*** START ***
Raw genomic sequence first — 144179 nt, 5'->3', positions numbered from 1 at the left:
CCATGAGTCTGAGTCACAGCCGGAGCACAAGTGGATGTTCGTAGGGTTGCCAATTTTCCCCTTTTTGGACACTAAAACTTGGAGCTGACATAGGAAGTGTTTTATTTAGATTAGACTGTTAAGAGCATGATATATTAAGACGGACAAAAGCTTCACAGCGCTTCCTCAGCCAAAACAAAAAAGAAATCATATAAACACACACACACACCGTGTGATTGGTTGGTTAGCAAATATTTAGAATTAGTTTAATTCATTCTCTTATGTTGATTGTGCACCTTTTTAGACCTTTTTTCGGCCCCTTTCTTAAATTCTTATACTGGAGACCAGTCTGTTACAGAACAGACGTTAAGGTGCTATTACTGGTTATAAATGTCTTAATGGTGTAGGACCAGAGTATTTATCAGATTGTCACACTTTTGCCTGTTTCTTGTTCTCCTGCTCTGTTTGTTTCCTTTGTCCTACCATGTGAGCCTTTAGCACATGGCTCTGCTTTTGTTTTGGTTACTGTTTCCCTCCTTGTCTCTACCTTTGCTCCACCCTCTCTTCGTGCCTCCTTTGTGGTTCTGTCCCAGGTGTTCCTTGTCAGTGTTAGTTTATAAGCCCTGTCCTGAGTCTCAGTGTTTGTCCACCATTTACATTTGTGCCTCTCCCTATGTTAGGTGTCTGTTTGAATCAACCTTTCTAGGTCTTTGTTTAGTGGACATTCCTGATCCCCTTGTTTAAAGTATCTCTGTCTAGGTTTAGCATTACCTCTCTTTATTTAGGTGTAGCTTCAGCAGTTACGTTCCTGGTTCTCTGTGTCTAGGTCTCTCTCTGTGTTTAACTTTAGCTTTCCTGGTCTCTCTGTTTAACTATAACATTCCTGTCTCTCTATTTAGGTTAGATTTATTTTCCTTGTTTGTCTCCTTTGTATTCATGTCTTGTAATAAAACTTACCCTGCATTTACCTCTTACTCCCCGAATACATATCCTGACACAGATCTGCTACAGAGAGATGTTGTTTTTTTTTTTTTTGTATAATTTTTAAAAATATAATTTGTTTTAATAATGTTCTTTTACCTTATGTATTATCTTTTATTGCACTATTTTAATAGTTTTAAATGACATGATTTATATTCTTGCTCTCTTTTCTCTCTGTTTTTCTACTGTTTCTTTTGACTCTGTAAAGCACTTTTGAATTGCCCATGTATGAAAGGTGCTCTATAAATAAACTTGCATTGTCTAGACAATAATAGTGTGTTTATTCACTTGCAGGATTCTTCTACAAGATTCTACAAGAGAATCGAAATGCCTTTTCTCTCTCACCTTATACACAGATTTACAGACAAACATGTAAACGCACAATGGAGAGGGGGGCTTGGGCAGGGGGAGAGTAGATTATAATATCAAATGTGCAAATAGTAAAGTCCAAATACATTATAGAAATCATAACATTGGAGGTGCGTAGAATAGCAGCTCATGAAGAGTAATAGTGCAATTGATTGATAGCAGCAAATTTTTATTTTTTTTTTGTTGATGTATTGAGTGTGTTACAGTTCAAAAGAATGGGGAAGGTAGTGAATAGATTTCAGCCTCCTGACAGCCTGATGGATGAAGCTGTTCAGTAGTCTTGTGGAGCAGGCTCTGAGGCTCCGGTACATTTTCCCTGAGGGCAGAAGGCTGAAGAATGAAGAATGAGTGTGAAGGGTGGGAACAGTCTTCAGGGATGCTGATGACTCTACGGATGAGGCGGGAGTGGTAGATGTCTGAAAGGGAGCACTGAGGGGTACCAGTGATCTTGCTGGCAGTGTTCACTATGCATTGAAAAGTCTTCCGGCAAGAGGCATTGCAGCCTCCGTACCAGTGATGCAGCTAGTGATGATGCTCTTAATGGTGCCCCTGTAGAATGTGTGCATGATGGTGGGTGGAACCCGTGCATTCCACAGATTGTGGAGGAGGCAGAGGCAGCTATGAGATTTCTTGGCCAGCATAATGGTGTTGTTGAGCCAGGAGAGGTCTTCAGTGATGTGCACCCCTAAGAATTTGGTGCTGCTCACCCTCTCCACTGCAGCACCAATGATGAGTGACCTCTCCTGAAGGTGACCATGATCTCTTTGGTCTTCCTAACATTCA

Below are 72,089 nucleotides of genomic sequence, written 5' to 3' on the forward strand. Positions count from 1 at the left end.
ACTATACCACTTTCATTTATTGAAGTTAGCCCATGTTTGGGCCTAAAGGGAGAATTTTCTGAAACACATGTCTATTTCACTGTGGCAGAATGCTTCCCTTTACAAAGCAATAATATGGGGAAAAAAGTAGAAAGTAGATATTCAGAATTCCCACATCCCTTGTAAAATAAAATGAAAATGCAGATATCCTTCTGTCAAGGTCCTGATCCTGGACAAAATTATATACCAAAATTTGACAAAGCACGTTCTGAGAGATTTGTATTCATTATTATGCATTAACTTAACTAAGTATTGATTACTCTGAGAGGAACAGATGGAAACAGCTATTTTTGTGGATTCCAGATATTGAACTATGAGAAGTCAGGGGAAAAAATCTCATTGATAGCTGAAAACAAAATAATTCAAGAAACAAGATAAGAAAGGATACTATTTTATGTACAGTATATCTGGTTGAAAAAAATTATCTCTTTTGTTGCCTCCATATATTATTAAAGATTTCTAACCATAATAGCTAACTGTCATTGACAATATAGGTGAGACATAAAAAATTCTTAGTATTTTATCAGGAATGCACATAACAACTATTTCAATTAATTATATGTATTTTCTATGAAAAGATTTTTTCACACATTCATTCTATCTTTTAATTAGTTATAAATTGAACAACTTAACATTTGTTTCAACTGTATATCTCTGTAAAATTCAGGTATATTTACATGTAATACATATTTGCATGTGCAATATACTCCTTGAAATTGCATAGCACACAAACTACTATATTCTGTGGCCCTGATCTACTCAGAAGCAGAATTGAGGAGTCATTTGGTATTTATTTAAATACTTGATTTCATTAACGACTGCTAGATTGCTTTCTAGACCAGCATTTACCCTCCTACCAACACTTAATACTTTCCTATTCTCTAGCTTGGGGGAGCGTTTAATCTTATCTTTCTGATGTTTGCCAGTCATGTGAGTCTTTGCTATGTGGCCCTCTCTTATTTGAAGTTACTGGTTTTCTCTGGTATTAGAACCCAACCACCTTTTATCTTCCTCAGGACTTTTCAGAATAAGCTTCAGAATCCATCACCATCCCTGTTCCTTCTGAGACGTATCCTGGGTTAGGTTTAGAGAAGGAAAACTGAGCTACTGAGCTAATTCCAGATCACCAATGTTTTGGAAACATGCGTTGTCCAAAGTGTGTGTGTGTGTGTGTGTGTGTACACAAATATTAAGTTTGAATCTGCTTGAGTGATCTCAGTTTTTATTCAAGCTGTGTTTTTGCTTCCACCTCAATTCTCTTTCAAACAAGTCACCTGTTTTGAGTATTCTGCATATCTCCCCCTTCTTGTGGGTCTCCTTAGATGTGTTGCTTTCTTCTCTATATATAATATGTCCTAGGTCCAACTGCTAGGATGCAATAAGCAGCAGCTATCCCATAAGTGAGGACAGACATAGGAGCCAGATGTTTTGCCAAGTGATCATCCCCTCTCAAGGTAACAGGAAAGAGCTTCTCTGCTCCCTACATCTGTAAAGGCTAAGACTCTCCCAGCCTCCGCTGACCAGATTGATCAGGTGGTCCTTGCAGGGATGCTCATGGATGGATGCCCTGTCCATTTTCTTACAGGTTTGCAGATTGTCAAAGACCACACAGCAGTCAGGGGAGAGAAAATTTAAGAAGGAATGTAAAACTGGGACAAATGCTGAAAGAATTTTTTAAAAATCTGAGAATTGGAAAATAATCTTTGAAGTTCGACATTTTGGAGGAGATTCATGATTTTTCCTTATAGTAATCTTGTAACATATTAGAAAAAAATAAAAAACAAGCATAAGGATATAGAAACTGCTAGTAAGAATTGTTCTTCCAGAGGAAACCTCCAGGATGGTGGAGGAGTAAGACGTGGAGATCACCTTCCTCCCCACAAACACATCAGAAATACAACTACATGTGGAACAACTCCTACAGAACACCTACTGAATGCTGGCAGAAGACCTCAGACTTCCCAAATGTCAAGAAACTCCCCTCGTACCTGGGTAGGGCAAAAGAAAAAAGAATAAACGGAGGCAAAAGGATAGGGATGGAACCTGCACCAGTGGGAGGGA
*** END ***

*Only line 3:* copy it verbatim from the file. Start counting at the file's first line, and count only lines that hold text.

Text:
Below are 72,089 nucleotides of genomic sequence, written 5' to 3' on the forward strand. Positions count from 1 at the left end.